It’s hard to believe that it’s already been two months since I’ve arrived in Mali. I remember being overwhelmed driving through Bamako when we first arrived. Now, after having been here awhile i’ve become used to life in Mali. Having spent some time getting used to the people and learning Bambara makes me think that maybe I can pull it off after all. I go back to my homestay for 10 days and then return to our training site, Tubaniso, for a week, before becoming a full-fledged volunteer. Swearing in is September 10 so hopefully my Malian clothes are ready by then. Right now I think I might be battling another round of bacterial diarrhea but I’ve resigned to the fact that I won’t be as healthy as i’d like for the next two years. After all, this is Africa (TIA).
The projects i’ll be working on for the next two years include a mobile bank and a shea butter cooperative. My Malian counterpart is a very capable guy named El-Haji and fortunately for me he speaks Bambara, French, and a little English. He’s worked with Peace Corps volunteers in the past so I feel fortunate to work with someone who knows how it’s done.
A mobile bank might also be called a rotating savings and credit association (ROSCA). Essentially most poor people can’t afford to have bank accounts with your typical bank because the fees are too high and many times banks are too far away. Furthermore, most poor people might only save 10 cents a week. So, a mobile bank has collectors that go out to the clients and collect a certain amount of money each week. Many times clients are illiterate so a visual accounting system is used where the clients might have a notebook stamped upon deposit of money or have pieces of paper taken away. There are many issues surrounding my specific mobile bank, but there are also many opportunities as well. I look forward to seeing how this all turns out.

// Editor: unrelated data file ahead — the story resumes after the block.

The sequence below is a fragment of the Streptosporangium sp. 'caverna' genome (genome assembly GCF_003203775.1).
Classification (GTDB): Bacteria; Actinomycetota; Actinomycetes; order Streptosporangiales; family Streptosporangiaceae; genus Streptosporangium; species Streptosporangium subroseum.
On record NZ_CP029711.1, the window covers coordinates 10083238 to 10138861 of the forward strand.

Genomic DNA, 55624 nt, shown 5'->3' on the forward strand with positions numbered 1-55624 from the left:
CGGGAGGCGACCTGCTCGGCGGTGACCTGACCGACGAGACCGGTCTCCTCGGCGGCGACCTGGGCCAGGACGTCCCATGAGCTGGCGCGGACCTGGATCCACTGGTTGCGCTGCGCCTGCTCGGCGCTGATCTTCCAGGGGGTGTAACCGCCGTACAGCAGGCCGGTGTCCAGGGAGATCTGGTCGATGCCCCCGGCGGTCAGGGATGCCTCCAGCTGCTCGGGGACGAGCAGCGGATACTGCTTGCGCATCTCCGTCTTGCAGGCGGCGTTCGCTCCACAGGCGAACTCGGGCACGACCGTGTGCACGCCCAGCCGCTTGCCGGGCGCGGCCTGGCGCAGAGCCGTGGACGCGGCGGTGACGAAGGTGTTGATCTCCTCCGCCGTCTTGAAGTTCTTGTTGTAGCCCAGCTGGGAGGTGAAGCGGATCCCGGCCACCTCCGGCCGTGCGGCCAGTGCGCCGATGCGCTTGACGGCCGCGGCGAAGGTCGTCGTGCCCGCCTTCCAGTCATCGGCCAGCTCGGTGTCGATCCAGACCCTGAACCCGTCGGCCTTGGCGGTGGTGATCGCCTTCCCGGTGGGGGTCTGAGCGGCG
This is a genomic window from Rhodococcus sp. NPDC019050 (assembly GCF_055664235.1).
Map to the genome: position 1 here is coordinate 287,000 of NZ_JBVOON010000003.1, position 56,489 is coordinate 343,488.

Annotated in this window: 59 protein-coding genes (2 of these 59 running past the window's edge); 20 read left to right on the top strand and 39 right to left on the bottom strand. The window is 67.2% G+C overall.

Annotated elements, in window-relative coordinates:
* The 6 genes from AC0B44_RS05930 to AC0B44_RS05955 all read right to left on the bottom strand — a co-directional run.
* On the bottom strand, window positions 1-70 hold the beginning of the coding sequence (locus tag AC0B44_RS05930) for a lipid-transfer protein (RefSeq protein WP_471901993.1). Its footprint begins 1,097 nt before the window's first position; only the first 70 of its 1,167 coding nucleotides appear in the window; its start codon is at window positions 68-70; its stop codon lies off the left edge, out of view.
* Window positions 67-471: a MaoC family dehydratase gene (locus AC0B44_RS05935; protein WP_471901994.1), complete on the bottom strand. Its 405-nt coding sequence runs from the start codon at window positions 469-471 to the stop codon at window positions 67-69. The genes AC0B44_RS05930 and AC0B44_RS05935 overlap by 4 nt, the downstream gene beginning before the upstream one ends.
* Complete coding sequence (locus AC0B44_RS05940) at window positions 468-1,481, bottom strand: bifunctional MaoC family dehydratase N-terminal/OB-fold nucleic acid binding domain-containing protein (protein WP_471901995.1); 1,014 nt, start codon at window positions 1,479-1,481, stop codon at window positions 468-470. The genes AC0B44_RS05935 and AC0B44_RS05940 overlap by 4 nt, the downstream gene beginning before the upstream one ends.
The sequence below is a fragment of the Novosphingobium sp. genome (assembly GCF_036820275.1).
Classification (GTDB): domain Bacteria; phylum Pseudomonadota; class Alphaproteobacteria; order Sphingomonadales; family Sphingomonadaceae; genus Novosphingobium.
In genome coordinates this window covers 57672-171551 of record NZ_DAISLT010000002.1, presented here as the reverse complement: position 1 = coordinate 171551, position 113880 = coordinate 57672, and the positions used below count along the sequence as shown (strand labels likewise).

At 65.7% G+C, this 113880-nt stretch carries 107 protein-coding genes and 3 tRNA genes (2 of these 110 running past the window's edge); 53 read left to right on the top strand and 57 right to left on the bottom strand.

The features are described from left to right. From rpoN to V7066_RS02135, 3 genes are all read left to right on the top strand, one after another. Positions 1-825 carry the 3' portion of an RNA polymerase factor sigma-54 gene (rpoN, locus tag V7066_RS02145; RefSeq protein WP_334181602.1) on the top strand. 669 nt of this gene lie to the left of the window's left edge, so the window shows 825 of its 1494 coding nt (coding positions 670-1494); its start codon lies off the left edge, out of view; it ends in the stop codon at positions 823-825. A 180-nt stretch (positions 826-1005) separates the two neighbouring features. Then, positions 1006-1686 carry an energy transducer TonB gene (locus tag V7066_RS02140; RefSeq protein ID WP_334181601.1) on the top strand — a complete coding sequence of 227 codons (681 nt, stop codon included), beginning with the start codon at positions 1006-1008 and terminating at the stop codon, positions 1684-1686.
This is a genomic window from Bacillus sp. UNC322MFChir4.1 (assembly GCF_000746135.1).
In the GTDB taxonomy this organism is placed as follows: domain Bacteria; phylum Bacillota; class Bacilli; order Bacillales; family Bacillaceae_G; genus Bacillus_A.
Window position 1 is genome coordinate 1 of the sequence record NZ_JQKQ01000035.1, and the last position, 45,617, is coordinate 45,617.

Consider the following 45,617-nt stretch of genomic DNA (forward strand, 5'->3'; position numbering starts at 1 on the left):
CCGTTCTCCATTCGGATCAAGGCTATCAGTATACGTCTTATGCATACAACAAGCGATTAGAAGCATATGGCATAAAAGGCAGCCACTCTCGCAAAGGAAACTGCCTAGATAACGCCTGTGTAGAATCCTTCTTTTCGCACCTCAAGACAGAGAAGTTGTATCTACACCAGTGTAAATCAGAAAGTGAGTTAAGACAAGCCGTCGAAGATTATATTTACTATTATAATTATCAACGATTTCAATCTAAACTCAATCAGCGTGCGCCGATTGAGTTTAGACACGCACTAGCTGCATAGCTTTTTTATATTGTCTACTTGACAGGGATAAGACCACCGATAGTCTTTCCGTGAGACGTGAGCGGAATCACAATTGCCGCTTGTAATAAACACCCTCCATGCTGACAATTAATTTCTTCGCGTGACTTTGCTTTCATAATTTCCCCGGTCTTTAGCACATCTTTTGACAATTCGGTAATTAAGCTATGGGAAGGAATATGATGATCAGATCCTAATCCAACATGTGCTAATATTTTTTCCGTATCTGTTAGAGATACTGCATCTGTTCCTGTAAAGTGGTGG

My other main project is working with a shea butter cooperative. Mali has a large number of shea trees that produce nuts. When these nuts are processed it becomes shea butter, an increasingly popular skin beauty supplement often seen in soaps and lotions. The group I will be working with has a good sense of how to produce the butter and has been around a very long time but what they lack is strategy and buyers. They are very interested in exporting and marketing some of their own products so hopefully I will be able to help.
On top of these projects I hope to take part in a weekly radio show where I would talk about American stances on certain issues. I would love to build a chicken coop and raise chickens. I want to work with children in my area. I want to travel all over Mali too. I miss snowboarding and since it doesn’t look like i’ll get a chance to go anytime soon apparently there are sand dunes in Mali where you can take a board and go sandboarding. It sounds pretty fun. Alright, that’s enough for me. I’m going to take a nap and pray that I don’t wake up from a creeping eruption.
Bambara phrase of the day – mogo be be boke “Everybody poops”
Song of the moment – “Sister” by Sufjan Stevens